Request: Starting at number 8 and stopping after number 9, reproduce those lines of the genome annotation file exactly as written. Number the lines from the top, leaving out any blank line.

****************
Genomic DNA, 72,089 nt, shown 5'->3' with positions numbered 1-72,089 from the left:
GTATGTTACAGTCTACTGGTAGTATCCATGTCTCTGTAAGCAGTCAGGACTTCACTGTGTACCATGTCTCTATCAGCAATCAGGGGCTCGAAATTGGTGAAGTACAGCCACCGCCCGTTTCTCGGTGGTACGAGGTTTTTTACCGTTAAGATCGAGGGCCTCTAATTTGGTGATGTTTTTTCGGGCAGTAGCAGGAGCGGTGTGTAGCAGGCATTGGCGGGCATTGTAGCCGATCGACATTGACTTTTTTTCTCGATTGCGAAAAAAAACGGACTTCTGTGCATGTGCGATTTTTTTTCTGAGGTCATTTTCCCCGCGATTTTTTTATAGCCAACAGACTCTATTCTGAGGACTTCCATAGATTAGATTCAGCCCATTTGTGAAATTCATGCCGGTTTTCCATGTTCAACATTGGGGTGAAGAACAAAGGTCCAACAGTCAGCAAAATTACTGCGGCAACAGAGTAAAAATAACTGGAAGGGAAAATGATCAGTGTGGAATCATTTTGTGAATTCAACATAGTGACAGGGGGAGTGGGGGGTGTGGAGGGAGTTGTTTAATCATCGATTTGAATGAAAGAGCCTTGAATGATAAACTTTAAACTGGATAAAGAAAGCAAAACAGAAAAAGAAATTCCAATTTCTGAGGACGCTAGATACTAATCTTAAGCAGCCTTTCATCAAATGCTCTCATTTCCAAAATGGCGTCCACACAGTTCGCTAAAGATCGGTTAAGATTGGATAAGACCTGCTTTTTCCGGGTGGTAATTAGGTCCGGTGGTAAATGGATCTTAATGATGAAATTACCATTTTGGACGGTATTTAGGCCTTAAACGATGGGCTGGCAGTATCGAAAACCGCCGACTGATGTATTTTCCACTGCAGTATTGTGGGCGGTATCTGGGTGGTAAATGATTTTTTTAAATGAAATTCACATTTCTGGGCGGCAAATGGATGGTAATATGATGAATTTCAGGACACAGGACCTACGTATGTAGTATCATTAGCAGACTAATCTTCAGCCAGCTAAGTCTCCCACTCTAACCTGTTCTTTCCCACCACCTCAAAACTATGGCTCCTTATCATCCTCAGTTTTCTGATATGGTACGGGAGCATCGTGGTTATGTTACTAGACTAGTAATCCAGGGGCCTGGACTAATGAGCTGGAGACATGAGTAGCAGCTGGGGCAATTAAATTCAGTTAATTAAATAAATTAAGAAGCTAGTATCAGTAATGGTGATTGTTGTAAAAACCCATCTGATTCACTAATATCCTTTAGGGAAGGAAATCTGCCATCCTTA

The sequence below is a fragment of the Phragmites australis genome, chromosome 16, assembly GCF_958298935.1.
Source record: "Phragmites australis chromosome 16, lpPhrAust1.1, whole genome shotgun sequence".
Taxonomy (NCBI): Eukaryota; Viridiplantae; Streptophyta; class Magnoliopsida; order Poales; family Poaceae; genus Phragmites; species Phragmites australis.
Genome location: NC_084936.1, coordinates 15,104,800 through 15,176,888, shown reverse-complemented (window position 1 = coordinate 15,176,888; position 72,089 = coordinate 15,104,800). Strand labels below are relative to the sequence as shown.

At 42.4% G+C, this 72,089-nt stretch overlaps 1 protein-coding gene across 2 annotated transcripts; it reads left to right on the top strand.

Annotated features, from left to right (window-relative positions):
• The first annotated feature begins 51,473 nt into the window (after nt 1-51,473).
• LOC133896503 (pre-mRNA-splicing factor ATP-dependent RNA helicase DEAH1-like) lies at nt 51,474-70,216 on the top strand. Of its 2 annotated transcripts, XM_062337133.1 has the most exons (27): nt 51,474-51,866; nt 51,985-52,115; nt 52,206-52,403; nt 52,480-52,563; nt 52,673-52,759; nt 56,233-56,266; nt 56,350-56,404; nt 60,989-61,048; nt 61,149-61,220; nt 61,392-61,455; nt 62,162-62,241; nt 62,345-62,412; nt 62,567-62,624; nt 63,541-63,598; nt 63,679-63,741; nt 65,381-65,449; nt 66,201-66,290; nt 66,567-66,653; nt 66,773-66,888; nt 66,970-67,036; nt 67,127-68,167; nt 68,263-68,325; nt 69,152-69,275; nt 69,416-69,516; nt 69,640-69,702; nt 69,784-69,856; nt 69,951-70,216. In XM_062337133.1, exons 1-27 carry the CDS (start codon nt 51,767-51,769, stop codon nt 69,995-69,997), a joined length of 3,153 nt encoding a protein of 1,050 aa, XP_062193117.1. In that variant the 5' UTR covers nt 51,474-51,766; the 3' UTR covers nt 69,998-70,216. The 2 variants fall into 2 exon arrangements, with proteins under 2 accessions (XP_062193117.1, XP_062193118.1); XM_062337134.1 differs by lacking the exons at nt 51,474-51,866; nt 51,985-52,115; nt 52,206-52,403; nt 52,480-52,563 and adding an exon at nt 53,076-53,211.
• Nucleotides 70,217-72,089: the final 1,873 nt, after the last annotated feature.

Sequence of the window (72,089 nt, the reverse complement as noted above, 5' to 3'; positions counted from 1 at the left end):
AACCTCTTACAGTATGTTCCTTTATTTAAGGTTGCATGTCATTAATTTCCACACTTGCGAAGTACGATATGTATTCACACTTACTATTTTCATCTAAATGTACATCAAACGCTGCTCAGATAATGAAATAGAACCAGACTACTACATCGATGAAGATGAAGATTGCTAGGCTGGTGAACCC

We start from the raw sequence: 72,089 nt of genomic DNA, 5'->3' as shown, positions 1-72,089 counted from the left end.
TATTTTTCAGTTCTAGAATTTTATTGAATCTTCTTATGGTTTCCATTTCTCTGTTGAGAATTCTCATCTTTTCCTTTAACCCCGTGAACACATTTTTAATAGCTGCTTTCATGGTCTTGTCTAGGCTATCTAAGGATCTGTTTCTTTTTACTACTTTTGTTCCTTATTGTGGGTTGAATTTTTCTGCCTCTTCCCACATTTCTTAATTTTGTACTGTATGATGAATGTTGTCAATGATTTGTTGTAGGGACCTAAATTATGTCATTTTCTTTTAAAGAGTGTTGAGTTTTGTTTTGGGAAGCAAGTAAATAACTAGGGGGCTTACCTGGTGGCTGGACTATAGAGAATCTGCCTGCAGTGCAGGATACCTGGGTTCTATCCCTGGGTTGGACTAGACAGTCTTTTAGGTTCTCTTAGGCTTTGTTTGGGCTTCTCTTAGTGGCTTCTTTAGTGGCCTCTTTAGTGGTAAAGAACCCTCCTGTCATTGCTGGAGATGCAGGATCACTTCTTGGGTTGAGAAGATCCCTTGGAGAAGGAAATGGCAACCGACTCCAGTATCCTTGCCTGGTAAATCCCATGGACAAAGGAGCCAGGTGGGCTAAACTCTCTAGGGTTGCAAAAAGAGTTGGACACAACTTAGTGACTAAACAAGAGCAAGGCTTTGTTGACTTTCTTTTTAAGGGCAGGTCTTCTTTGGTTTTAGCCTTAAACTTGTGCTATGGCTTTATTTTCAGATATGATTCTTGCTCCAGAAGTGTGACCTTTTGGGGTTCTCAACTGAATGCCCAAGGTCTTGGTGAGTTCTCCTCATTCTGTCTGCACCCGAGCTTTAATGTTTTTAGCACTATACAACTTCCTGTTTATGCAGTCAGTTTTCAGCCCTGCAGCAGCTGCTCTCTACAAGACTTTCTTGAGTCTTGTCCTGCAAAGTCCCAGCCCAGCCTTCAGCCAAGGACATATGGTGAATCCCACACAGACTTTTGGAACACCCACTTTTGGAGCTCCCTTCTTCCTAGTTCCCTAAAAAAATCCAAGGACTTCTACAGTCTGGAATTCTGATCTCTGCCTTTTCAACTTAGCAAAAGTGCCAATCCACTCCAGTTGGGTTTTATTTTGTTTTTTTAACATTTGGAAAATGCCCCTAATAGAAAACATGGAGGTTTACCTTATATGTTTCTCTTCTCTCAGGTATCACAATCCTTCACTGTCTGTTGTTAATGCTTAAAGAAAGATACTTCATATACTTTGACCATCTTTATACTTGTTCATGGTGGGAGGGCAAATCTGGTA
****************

Annotated features, from left to right (window-relative positions):
• The first annotated feature begins 51,473 nt into the window (after nt 1-51,473).